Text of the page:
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I have an app, it's currently in the app store.

I have an idea for another app, that would share a lot of the same structure as my published app. They're both photo manipulation apps, so the codebase for importing, sharing, saving, rotating, etc. would all be shared between the two. The type of photo manipulation would be different, though.

My thinking is, when I update app #1, I want those changes in app #2, and vice versa.

What is the best way to achieve two apps from one codebase?

Strategies I've contemplated,

  1. One project file, two targets. That way the codebase for both apps will always be up to date, though the project file/directory will be a little messy, to be sure.
  2. Branch the app in git, frequently merge changes between the two branches for the classes used by both.

I'm open to other ideas, too.

I've found people discussing this, but mostly in relation to minor changes... i.e. one app with a few different brandings / data files. My two apps will be reasonably distinct, so I don't think those techniques necessarily apply.

share|improve this question
By the way, I removed the multiple-targets tag because it's very niche and you can probably use something more generic to get the point across, like deployment-target. – darvids0n Oct 7 '11 at 5:47

Create a static library with your common photo manipulation or other shared functions, and rework the existing project to add the library as a dependency and use the library's headers folder in the User Header Search Path. Then you can essentially clone your old project and start modifying straight away with access to all of the shared library functions.

Two targets of the same project seems applicable to your situation, though. If you've got a large amount of overlap then you just basically need to write a second UI / workflow for that, right? If yes, using two targets makes a lot of sense.

share|improve this answer
The parts I'd like to replicate between the two projects are mostly application-structure. I'm skeptical that you can even have an App Delegate called from a shared library... similarly, nib files? This feels like the wrong technique for a cocoa app. Have you used this technique before, how did it go? – Kenny Winker Oct 7 '11 at 22:55
I use static libraries for a custom movie player. To utilise the library, I need to add the headers to the search path and add the library as a dependency, but also copy across a .xib which contains the player's view. I consider that a normal one-time operation to allow my project to use the custom movie player class. I've not tried calling an app delegate from a library, but it's almost certainly not what you actually want. I would start a library with the root view of your application-structure as opposed to the application delegate class. You can always #import in the delegate class. – darvids0n Oct 9 '11 at 23:08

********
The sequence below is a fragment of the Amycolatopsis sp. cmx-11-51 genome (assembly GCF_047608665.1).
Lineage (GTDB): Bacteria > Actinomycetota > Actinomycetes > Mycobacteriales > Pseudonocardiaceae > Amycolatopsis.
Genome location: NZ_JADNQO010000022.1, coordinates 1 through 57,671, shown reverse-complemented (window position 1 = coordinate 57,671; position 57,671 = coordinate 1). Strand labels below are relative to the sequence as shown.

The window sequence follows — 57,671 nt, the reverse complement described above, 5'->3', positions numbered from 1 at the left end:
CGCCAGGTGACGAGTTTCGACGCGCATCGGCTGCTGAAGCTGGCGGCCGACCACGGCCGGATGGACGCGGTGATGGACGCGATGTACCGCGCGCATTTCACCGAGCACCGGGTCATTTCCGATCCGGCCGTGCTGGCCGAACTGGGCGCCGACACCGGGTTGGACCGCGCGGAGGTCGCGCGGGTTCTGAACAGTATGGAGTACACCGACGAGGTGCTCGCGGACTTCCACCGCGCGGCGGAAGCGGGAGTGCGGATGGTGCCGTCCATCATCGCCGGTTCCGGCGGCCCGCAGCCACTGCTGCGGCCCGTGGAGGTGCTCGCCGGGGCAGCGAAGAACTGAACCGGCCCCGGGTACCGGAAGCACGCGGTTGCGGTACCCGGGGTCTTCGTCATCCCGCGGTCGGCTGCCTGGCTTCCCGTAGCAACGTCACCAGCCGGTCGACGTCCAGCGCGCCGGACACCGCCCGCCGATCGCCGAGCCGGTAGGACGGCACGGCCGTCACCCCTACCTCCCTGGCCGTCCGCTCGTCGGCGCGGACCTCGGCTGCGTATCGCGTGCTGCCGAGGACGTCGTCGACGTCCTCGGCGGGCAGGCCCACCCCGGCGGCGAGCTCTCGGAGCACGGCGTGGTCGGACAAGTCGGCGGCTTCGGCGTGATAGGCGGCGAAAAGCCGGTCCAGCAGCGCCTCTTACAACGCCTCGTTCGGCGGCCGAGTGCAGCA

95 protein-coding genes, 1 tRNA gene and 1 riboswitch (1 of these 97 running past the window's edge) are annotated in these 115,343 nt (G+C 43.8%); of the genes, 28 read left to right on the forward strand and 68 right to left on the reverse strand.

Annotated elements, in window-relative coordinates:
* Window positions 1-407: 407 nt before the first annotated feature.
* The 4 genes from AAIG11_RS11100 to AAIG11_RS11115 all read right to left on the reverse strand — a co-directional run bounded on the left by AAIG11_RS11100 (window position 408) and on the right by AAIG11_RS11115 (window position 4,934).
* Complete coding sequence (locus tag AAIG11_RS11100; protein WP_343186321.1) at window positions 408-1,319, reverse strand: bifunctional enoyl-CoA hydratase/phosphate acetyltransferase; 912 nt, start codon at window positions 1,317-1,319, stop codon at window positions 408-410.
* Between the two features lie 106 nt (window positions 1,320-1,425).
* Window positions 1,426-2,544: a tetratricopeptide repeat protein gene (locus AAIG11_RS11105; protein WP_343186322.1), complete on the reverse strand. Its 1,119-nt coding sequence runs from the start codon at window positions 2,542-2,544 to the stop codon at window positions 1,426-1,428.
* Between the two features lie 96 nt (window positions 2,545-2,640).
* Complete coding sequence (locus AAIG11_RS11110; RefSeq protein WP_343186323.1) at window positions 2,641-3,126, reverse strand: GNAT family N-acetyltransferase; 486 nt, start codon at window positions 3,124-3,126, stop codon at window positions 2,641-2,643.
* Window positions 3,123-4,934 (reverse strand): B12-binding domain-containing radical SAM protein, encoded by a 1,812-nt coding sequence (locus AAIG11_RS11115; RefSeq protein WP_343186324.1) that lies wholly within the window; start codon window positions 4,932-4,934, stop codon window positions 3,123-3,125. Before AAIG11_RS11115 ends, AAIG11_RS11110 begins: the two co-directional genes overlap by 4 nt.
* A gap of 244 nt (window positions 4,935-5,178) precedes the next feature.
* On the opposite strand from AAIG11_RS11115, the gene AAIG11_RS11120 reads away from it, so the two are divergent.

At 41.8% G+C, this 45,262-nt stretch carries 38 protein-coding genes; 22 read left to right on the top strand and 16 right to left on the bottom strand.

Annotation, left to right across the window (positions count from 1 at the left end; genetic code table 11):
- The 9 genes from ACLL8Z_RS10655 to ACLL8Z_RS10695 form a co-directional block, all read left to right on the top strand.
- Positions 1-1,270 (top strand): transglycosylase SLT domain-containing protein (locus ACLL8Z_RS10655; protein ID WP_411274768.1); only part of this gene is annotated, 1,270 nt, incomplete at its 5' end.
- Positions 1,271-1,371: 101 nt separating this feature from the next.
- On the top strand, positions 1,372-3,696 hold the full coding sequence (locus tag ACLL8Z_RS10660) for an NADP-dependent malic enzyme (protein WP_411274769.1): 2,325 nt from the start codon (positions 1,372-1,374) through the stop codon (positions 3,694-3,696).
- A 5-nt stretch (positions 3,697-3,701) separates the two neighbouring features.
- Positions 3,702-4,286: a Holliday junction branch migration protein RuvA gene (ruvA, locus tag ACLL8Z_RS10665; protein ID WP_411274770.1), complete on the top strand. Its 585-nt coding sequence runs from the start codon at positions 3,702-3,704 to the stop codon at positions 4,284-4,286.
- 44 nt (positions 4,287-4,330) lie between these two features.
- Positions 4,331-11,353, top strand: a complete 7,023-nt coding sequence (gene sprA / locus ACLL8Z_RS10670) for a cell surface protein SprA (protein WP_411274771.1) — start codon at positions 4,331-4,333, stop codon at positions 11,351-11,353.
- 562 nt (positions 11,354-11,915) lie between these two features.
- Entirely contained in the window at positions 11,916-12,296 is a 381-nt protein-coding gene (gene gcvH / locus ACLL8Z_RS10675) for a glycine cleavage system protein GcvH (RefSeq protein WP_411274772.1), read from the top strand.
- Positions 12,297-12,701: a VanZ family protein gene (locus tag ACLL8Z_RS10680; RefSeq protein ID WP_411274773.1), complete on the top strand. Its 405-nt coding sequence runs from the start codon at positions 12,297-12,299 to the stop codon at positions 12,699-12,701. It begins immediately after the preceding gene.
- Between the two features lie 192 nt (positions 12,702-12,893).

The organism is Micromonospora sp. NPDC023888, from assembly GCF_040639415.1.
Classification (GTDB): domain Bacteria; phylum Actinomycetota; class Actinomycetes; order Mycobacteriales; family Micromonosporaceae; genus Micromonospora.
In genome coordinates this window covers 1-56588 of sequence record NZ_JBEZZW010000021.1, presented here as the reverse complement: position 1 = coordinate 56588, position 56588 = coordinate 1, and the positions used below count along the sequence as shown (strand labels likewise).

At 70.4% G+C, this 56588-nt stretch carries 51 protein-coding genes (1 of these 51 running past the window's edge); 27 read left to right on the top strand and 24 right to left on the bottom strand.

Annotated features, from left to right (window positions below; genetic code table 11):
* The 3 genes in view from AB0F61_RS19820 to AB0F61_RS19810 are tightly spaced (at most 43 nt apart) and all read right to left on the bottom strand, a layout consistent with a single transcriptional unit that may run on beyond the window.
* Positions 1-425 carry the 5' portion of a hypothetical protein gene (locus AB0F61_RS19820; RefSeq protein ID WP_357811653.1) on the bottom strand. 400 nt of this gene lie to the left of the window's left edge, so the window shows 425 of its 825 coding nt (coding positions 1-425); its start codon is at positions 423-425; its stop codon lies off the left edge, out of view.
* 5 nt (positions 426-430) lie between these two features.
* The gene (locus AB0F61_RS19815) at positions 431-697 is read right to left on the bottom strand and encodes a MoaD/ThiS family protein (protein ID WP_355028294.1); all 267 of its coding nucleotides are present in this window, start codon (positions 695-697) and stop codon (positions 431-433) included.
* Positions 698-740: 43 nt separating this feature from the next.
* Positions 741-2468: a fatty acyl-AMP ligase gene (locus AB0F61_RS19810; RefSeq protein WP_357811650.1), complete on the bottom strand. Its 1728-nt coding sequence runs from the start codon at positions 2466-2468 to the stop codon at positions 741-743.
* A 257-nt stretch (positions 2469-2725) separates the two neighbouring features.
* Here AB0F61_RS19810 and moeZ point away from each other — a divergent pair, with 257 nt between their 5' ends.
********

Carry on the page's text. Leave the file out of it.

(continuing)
I suggest split your existing app into TWO parts. Separate out all the common portions as a generic DLL/class library, and use the dll in both your existing and new project.

As the first project development progresses, use the latest version of the dll in your newer project, using appropriate deploy scripts. This way your new project can even be in a seperate codebase

share|improve this answer
oops im using .net terminology. Convert them to objective c terminology where appropriate – Zasz Oct 7 '11 at 5:43
A static library would be the right equivalent. Apple's stuff supports dynamic libraries (like DLLs), but you aren't allowed to use dynamic libraries or frameworks in iOS App Store apps. – Peter Hosey Oct 7 '11 at 5:50

I would suggest you take a look at using git submodules in both your apps. This have worked perfectly for us when sharing code in multiple apps. Basicly we use a structure where we in each Xcode project have a "Components/" folder where we keep submodules.

App A can have the submodules like this:


App B might only use:


The idea here is that you can update your submodule projects seperately and just go into each App where it is used and update submodule to the latest version of the component, successfully sharing stuff between apps without losing version control. It will also scale well to many projects.

And ofcourse you can branch your submodules and have App A use one branch and App B another, if you do some specific stuff or very experimental stuff in one app only or whatever scenario you might think of.

Ever since we started using git submodules like this we have not looked back or even considered any other solution.

share|improve this answer
GIT submodules definitely is one tool I would recommend to use. Actually, I would combine all given answers. Use submodules for your custom static libraries. That way you get all benefits; proper version control (git submodules), proper app structures (static libraries), well shareable code among coworkers (both), assigned responsibilities among coworkers (both),... – Till Jan 21 '12 at 13:02

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